"A man's ethical behavior should be based effectually on sympathy, education, and social ties; no religious basis is necessary.Man would indeed be in a poor way if he had to be restrained by fear of punishment and hope of reward after death."
--Albert Einstein !!!
NEWS,ARTICLES,EDITORIALS,MUSIC... Ze chi pe mayeen yum da agha pukhtunistan de.....(Liberal,Progressive,Secular World.)''Secularism is not against religion; it is the message of humanity.''
تل ده وی پثتونستآن
By Ahmed Rashid Could increased fighting in northern Afghanistan lead to an influx of drugs transiting through Tajikistan and Central Asia to Russia and Europe? That is the worry of senior officials in the region.
"The drug situation depends on Afghanistan, because all the drugs we catch come from Afghanistan," Lt Gen Rustum Nazarov, head of Tajikistan's Drug Control Agency, told me in Dushanbe.
He said that Afghanistan already produces 90% of the world's opium and that flow could increase if the Afghan government loses control of the porous Afghan-Tajik border, much of it formed only by the Panj river.
Hundreds of Afghan and Pakistani Taliban and Central Asian fighters from half a dozen different groups have seized control of large tracts of the northern Afghan provinces which border Uzbekistan, Turkmenistan and Tajikistan.
"We are looking at a worsening military situation in Afghanistan and the flow of drugs will increase the more the warlords and extremists get to control the Afghan side of the border," said Gen Nazarov.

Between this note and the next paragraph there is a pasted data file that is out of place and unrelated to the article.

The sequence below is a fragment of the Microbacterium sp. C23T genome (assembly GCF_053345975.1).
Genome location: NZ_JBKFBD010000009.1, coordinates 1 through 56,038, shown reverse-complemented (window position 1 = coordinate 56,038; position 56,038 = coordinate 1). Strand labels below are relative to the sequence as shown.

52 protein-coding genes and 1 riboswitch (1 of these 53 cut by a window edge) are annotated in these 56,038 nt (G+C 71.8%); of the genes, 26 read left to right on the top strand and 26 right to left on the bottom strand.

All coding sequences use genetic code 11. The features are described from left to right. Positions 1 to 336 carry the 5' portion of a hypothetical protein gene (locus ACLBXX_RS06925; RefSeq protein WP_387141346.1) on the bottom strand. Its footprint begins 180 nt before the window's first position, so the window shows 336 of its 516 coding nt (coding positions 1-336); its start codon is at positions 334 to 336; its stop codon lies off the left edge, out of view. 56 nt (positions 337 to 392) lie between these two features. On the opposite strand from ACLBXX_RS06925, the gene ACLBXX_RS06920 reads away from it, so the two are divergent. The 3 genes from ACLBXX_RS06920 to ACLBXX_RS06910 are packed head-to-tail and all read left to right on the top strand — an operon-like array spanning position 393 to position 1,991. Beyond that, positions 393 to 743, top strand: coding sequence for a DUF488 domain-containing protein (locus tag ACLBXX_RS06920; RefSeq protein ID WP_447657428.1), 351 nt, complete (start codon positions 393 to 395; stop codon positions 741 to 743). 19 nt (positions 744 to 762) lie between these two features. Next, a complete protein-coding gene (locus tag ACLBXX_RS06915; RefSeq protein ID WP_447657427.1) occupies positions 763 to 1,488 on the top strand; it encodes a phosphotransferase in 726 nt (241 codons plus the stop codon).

Much of the funding for these militant groups comes from drug trafficking, according to Gen Nazarov and Western diplomats in Dushanbe. The Central Asian militant groups are the prime traffickers for drugs heading to Russia, Europe and, increasingly, to China as well.
"All the Central Asian groups such as the Islamic Movement of Uzbekistan and Ansarullah, as well as the various factions of the Taliban and Islamic State, are involved in trafficking drugs," Gen Nazarov said.
Islamic State is a relatively new player in the region and has been extending its influence in Afghanistan in recent months.
In times past Afghans would only deliver drug shipments to the border and hand them over to Central Asian groups, but now Afghans representing the Taliban and other Afghan groups are living in Moscow and other towns in Russia, according to Tajik drugs officials, in order to get a share of the huge profits that ensue once the drugs reach Russia and Europe.
The price of heroin rises from $20,000 (£12,800) per kilogram on the Tajik-Afghan border to an astronomical $400,000 in Paris or London. International traffickers are now being eased out of the business in Europe by Afghans and Central Asians working directly with the sources of supply in Afghanistan, says Tajik drugs officials and Western diplomats in Dushanbe.
Russian Foreign Minister Sergei Lavrov warned recently that "the volume of drug production in Afghanistan is growing at a threatening pace and the income is being absorbed not only by terrorist groups in the country, but also beyond its borders".
In 2014 the Tajik Drug Control Agency caught six tonnes of heroin and opium but that is still a miniscule share of the 6,500 tonnes produced in Afghanistan.
The UN Office of Drugs and Crime (UNODC) says that the total area under cultivation for opium in Afghanistan rose by 7% in 2014, even though production is largely confined to only nine of Afghanistan's 34 provinces.
General Nazarov estimates that 20-22% of Afghan drugs exit for Europe through the northern route via Tajikistan and Uzbekistan. Another 45% goes through Iran and some 38% goes through Pakistan. It is impossible to verify such figures - other drug control agencies do not release estimates.